If that type of thing is what you want when you begin a book you think will be science fiction, then Distant Cousin is not for you. Distant Cousin is set on Earth, in the present day, and the only alien in the story is a young human woman who has found her way back to the planet from which her people originated. One reader wrote "It's always a pleasure to read a book where the character is so fleshed out that I feel I would know him/her if I met them on the street. Not only would I know them, I'd have to invited them to lunch so we could chat!"

The truth is, if you could actually meet Ana Darcy, she would probably grow on you slowly. You would find her approachable and sweet, but not overtly friendly. She's essentially a very private person. If you could know her over time, you might come to understand and appreciate some of her more extraordinary qualities. This is one of the pleasures of a novel that real life seldom offers: getting to know the characters from the inside out. Another reader observed that Distant Cousin was less science fiction than mainstream literature, informed with a bit of scientific speculation. Other readers have called it "sci-fi lite," an adventure, or a romance. We do not disagree.

To the unhappy reader who wanted Star Trek-quality science fiction, we apologize. To those who might enjoy seeing themselves--us, the natives of planet Earth--through the eyes of someone from another planet, and who would enjoy the flights of imagination that might result, we think you might be happy with your Distant Cousin. If you read on a Kindle (or shop at, you can sample it for free.

Monday, January 17, 2011

Answer to "What is She Reading?"

What is this young woman most likely reading?

Thursday, January 13, 2011

Holiday Pizza with Texas Caviar, and the Aftermath

Ana discovered a dish called "Texas caviar" at a Christmas party some years ago, and loved it immediately. She fixes it most years for New Year's because it contains black-eyed peas for good luck. It contains many other things too: avocado, hominy, and more, too many to mention. Google it and you will instantly find many, many recipes for it. It's usually used as a dip, with chips of various kinds.

Ana, however, realized it would be good as a pizza topping! The different flavors which blend so well as a dip also go well with the tomato sauce and pizza dough. Ana makes hers a vegetarian pizza, but there's no reason one couldn't add a zesty sausage or even pepperoni to taste. To support the lively flavors (including some green chilies), Ana chose a smoked gouda to top it.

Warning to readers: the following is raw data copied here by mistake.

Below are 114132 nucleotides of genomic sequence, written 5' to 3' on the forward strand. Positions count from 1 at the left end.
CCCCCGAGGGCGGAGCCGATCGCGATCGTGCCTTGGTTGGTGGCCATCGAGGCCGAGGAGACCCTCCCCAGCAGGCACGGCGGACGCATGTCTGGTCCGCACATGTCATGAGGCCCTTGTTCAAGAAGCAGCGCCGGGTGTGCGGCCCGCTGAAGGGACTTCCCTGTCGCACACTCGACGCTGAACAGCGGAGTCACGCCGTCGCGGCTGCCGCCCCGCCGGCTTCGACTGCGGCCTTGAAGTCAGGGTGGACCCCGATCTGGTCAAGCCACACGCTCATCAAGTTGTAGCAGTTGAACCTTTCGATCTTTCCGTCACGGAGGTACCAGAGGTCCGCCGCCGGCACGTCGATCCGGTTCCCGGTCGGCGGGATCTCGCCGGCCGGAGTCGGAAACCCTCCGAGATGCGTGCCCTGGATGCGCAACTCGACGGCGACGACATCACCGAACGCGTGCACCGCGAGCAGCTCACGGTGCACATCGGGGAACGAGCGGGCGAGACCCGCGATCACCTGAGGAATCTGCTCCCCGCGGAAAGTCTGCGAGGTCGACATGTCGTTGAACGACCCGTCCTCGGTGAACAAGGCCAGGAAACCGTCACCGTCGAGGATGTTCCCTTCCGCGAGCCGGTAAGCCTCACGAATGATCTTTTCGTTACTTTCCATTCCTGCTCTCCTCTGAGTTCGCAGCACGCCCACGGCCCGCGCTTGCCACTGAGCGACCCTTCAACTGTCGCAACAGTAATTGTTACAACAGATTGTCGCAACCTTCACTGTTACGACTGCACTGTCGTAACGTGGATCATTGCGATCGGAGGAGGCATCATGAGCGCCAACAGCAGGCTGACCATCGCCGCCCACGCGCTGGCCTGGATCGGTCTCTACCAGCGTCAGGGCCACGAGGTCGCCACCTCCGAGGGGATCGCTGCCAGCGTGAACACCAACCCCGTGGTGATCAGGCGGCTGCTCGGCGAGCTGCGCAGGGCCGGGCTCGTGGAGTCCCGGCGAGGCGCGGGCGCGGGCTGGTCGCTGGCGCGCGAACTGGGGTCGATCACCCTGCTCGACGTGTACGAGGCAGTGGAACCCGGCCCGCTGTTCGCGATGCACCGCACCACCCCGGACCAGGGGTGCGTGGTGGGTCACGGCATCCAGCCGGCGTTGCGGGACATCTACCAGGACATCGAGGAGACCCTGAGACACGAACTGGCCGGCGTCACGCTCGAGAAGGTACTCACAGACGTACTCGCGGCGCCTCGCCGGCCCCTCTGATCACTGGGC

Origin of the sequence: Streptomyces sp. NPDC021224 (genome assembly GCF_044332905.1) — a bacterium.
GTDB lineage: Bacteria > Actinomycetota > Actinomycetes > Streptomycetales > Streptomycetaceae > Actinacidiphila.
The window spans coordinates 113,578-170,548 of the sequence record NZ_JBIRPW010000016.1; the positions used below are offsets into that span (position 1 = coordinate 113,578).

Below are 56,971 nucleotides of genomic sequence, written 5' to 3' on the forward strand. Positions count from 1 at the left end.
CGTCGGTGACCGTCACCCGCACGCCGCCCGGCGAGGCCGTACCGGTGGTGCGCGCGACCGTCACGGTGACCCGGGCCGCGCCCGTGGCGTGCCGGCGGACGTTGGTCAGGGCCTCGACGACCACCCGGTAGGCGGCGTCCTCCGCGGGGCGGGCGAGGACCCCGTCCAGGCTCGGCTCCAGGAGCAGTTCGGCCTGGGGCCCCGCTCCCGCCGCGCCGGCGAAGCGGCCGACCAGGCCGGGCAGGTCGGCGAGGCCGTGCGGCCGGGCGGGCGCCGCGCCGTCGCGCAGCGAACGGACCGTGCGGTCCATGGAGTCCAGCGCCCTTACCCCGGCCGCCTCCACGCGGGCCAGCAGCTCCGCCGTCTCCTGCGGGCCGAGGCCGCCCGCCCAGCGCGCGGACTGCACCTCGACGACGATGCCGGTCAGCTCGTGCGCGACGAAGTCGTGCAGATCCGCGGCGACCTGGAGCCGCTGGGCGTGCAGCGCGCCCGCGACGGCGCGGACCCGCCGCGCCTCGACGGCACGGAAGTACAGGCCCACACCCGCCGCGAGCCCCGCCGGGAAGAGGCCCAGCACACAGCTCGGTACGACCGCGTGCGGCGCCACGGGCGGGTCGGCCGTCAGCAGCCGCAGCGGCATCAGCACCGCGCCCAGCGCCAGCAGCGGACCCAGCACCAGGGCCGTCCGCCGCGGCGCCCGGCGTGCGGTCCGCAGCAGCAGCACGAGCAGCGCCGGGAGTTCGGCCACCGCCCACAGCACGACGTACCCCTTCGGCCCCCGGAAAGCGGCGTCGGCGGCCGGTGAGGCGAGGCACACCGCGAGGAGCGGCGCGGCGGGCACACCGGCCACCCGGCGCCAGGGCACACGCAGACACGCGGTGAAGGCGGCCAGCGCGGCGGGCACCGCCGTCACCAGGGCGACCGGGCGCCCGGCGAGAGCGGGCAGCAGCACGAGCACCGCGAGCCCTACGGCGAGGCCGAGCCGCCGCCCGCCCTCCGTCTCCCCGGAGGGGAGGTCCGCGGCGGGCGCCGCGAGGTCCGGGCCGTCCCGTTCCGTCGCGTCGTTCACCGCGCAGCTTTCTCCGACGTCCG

Making several kinds of pizza at once, however, has its cost. See the picture.

More recipes in the right column, including other pizza experiments: 1 2 3 4

Meet Ana Darcy!

Sunday, January 9, 2011

Holiday Pizza Extravaganza #1

The Méndez family loves pizza--that's not unusual, among families. Ana, however, coming late to our traditions, might be more willing than others to experiment with less traditional dishes on special occasions. For some reason, over the New Year holiday her thoughts often turn to experimenting with pizza. Here's one of her experiments that her family enjoyed.

It does not start with the usual tomato sauce. Instead, she mixed a thick paste of dijon mustard and olive oil--that's the base. Onto that is laid a combination of sauteed bell peppers, onions, and zucchini slices. Finally, on top go slices of a nice brie cheese.

The result is a tasty, vegetarian pizza nicely set off by the dijon mustard. Notice that Ana, despite being a competent mathematician, cares little to make her pizzas round!

More recipes in the right column, including other pizza experiments: 1 2 3 4

Sunday, January 2, 2011

A Riddle for Kindlers

And now, for something completely different, a riddle for Kindle owners (and everyone else as well):

What book is this young woman most probably reading?

More fun: 
A Recipe Puzzle: Part 1, part 2, part 3